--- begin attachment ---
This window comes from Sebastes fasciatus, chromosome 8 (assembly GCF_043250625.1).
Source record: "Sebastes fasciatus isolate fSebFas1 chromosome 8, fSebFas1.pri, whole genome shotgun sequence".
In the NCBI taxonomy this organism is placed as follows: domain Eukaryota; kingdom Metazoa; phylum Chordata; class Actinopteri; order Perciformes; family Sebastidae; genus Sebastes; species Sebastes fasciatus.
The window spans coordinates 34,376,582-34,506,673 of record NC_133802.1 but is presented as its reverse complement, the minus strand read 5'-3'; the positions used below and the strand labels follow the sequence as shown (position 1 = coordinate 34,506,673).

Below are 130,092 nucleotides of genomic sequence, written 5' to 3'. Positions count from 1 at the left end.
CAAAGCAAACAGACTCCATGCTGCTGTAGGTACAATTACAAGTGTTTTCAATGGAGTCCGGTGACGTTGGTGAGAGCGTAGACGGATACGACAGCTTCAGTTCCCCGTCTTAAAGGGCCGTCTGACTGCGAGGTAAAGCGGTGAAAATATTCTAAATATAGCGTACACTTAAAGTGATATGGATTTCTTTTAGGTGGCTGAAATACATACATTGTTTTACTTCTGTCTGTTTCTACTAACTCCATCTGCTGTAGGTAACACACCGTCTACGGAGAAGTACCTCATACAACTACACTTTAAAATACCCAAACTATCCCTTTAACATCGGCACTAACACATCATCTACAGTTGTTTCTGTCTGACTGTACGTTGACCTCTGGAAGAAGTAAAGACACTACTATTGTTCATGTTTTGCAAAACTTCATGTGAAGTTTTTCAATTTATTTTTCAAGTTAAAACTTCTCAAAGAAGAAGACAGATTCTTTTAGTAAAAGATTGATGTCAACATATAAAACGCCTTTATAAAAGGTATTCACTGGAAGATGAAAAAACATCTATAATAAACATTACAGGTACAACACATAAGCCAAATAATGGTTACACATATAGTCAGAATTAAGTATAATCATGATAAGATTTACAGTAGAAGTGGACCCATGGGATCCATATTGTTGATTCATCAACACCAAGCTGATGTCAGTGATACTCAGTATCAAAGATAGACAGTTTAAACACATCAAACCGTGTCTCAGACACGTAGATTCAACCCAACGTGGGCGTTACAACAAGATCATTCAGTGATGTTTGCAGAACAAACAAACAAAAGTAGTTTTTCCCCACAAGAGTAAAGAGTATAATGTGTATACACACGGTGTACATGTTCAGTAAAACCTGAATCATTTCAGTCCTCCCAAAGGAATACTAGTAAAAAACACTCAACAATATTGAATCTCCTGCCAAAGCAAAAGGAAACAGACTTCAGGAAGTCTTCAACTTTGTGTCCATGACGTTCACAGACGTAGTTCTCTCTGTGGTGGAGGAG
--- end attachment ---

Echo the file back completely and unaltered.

This window comes from Sebastes fasciatus, chromosome 8 (assembly GCF_043250625.1).
Source record: "Sebastes fasciatus isolate fSebFas1 chromosome 8, fSebFas1.pri, whole genome shotgun sequence".
In the NCBI taxonomy this organism is placed as follows: domain Eukaryota; kingdom Metazoa; phylum Chordata; class Actinopteri; order Perciformes; family Sebastidae; genus Sebastes; species Sebastes fasciatus.
The window spans coordinates 34,376,582-34,506,673 of record NC_133802.1 but is presented as its reverse complement, the minus strand read 5'-3'; the positions used below and the strand labels follow the sequence as shown (position 1 = coordinate 34,506,673).

Below are 130,092 nucleotides of genomic sequence, written 5' to 3'. Positions count from 1 at the left end.
CAAAGCAAACAGACTCCATGCTGCTGTAGGTACAATTACAAGTGTTTTCAATGGAGTCCGGTGACGTTGGTGAGAGCGTAGACGGATACGACAGCTTCAGTTCCCCGTCTTAAAGGGCCGTCTGACTGCGAGGTAAAGCGGTGAAAATATTCTAAATATAGCGTACACTTAAAGTGATATGGATTTCTTTTAGGTGGCTGAAATACATACATTGTTTTACTTCTGTCTGTTTCTACTAACTCCATCTGCTGTAGGTAACACACCGTCTACGGAGAAGTACCTCATACAACTACACTTTAAAATACCCAAACTATCCCTTTAACATCGGCACTAACACATCATCTACAGTTGTTTCTGTCTGACTGTACGTTGACCTCTGGAAGAAGTAAAGACACTACTATTGTTCATGTTTTGCAAAACTTCATGTGAAGTTTTTCAATTTATTTTTCAAGTTAAAACTTCTCAAAGAAGAAGACAGATTCTTTTAGTAAAAGATTGATGTCAACATATAAAACGCCTTTATAAAAGGTATTCACTGGAAGATGAAAAAACATCTATAATAAACATTACAGGTACAACACATAAGCCAAATAATGGTTACACATATAGTCAGAATTAAGTATAATCATGATAAGATTTACAGTAGAAGTGGACCCATGGGATCCATATTGTTGATTCATCAACACCAAGCTGATGTCAGTGATACTCAGTATCAAAGATAGACAGTTTAAACACATCAAACCGTGTCTCAGACACGTAGATTCAACCCAACGTGGGCGTTACAACAAGATCATTCAGTGATGTTTGCAGAACAAACAAACAAAAGTAGTTTTTCCCCACAAGAGTAAAGAGTATAATGTGTATACACACGGTGTACATGTTCAGTAAAACCTGAATCATTTCAGTCCTCCCAAAGGAATACTAGTAAAAAACACTCAACAATATTGAATCTCCTGCCAAAGCAAAAGGAAACAGACTTCAGGAAGTCTTCAACTTTGTGTCCATGACGTTCACAGACGTAGTTCTCTCTGTGGTGGAGGAG